Wills Glossary. Legal Terms Used In Wills Explained

Wills Glossary
This is a glossary of Wills terms, all explained in plain English. There are a number of terms you may come across when searching for the meaning of certain words and phrases related to Wills and so we have produced this Wills Glossary for you.


    Administration involves establishing, collecting and distributing the assets of the estate as laid out in the Will or, where there is no Will, according to the rules of intestacy.

    Administration period

    This is the time taken from the date of death of the deceased to the completion of the administration of the estate.


    The person who deals with the estate of a person who has died intestate.


    A written declaration, sworn upon oath, made in front of an authorised official.


    Property, money and the other belongings of the deceased person.


    A person who is typically a lawyer, but not always, who is appointed to act for another person in business or legal matters on their behalf.


    Testimony, proof, confirmation or verification. Attestation is often used as a term for witnessing a signature.


    A person or organisation designated as the recipient of funds or other property under a Will.


    A gift left in a Will that is not land or buildings (e.g. furniture, antiques).

    Capital Gains Tax

    This is the tax payable on profit made when selling certain assets.


    An item of property other than freehold land, including tangible goods and leasehold interests. Personal chattels would include clothes, furniture and jewellery


    An addition or change made to a Will. The codicil has to be signed and witnessed in the same way as a Will.

    Common Law Marriage

    Contrary to popular belief, there is no such thing as a 'common law marriage'. In England and Wales only people who are married, whether of the same sex or not, or those in civil partnerships can rely on the laws about dividing up finances when they die or divorce.

    Contingent Legacy

    A gift that has a condition attached to it. An example of this is where a gift of money is conditional on a beneficiary reaching a certain age.

    Court of Protection

    The Court of Protection is a superior court of record created under the Mental Capacity Act 2005. It has jurisdiction over the property, financial affairs and personal welfare of people who lack the mental capacity to make decisions for themselves.


    A covenant is a formal agreement of legal validity.


    The Crown is the state in all its aspects.

    Deed of Variation

    A deed of variation of a deceased's estate is the document which varies a Will or the provisions of intestacy after a person has died by which one or more beneficiaries of a deceased person's estate choose to give up their entitlements under the deceased's Will or the intestacy rules in favour of other persons.

    Discretionary Trust

    A trust in which the number of shares of each beneficiary are not fixed by the settlor in the trust deed, but at the discretion of the trustees.


    To prevent someone from being a beneficiary and from inheriting one's property.


    Domicile is a concept of general law and it is distinct from nationality or residence. Broadly speaking the domicile is the country where a person has their permanent home.


    The person who is leaving a gift.


    All the possessions of the deceased, including houses, property, cars, investments, money and other belongings.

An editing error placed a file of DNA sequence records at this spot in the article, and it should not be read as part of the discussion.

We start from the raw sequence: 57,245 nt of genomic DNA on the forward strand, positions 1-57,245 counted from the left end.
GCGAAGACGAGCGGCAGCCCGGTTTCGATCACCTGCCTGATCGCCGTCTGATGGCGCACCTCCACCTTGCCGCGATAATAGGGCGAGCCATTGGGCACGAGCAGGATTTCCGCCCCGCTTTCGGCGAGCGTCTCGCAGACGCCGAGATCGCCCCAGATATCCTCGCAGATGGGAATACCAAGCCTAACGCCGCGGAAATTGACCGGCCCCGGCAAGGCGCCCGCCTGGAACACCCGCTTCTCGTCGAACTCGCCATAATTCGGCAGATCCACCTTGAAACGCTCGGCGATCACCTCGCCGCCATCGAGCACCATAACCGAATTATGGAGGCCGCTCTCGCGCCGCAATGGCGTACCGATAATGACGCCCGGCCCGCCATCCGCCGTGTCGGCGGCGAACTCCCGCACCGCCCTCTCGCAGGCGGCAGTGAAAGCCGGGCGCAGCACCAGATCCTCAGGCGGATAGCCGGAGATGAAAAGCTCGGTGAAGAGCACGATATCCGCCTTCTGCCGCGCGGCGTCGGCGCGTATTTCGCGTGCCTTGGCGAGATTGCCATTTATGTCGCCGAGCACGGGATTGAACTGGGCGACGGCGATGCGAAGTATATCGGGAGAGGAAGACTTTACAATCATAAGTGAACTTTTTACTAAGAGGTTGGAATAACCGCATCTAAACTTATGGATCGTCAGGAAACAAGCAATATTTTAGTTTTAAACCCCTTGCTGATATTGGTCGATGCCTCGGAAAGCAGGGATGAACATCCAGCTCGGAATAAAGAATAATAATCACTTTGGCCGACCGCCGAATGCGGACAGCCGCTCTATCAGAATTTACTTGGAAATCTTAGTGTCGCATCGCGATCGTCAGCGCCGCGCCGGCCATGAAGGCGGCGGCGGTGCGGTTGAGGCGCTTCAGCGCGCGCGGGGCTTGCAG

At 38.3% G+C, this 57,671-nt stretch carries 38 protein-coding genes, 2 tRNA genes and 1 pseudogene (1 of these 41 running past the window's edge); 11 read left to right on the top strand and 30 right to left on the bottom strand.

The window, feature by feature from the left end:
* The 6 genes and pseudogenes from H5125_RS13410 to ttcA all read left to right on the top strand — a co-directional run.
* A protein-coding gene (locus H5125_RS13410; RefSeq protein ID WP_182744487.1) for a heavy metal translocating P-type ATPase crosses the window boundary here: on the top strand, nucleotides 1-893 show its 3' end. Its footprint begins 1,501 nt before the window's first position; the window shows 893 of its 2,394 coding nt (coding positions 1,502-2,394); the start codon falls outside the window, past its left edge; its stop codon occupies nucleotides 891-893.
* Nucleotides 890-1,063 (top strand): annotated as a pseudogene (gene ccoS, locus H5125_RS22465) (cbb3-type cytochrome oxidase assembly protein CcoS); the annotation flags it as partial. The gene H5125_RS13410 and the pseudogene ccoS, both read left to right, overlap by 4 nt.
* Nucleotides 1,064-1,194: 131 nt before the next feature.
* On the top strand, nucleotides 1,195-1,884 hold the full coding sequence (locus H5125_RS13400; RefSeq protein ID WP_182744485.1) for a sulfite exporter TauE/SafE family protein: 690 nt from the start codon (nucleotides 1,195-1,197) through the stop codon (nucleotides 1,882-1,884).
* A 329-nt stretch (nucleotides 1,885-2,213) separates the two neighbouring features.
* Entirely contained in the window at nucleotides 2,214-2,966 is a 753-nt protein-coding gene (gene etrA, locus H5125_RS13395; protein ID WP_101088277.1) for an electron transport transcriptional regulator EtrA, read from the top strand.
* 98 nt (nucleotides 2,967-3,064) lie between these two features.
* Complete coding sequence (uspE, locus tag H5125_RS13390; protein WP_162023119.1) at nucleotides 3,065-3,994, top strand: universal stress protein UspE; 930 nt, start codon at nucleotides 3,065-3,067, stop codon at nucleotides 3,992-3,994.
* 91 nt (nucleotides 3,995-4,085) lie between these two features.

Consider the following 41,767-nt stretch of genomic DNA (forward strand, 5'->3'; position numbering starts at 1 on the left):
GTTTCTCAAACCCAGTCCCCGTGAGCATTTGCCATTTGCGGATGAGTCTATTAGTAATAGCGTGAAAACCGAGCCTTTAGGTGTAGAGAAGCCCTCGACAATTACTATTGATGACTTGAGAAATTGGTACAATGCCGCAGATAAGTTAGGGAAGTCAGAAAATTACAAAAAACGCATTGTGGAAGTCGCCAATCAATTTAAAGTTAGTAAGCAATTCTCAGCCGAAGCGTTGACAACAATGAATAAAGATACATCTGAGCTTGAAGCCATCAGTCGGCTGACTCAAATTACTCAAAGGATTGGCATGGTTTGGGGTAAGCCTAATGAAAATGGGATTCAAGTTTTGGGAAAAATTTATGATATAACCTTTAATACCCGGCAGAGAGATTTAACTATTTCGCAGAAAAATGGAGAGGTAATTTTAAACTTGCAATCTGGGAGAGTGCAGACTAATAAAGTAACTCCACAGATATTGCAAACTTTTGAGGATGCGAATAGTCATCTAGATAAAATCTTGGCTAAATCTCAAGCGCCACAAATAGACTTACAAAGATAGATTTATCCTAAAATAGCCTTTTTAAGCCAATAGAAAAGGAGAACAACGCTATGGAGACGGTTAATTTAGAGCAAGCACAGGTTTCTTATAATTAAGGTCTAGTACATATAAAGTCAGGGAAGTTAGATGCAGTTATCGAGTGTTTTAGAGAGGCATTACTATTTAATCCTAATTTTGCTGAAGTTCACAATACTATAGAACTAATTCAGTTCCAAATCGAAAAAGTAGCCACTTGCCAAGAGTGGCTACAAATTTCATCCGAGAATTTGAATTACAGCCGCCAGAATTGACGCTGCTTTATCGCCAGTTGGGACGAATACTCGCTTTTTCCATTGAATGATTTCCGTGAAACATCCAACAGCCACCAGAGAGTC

Excepted Estate

    An excepted estate is one where no Inheritance Tax has to be paid because the Inheritance Tax Threshold has not been met.


    The person or organisation appointed in a Will to administer an estate.


    The female version of Executor. As you can imagine, the word is rarely used these days, as the term Executor has come to cover both male and female.


    A transfer from one person to another without fair compensation in return. A legacy left to others in a Will.

    Grant of Probate

    This the document issued by the Probate Registry to the executors to authorise them to deal with the estate. It is necessary to obtain a grant of probate before the executors can distribute the assets as set out in the deceased's will.


    The person appointed by a parent or a court to have parental responsibility for a child who is aged under the age of 18 years.


    A person who is legally entitled to the property of another upon that person's death.

    Holographic Will

    A type of will that has been entirely handwritten and signed by the testator.

    Immovable Property

    Immovable Property is an item of property that cannot be moved without destroying or altering it – property that is fixed to the earth, such as a house.


    An indemnity is a contractual obligation by one party to compensate another for the loss suffered as a consequence of a specific event.

    Inheritance (Provision for Family and Dependants) Act 1975

    An Act that empowers the court to make orders for provision for the spouse, former spouse, child of the family or dependant(s) of a deceased person.

    Inheritance Tax

    The tax that is to be paid when the total value of the estate of the deceased is more than the current Inheritance Tax threshold.

    Inheritance Tax Threshold

    The tax free amount allowed before any Inheritance Tax is payable, currently £325,000.


    Intestacy is the condition of the estate of a person who dies without having made a valid Will. Their estate is then distributed according to rules laid down in law governing intestacy.


    A person who has died without having made a valid Will.


    A public enquiry, held by a coroner into the circumstances surrounding a person's death.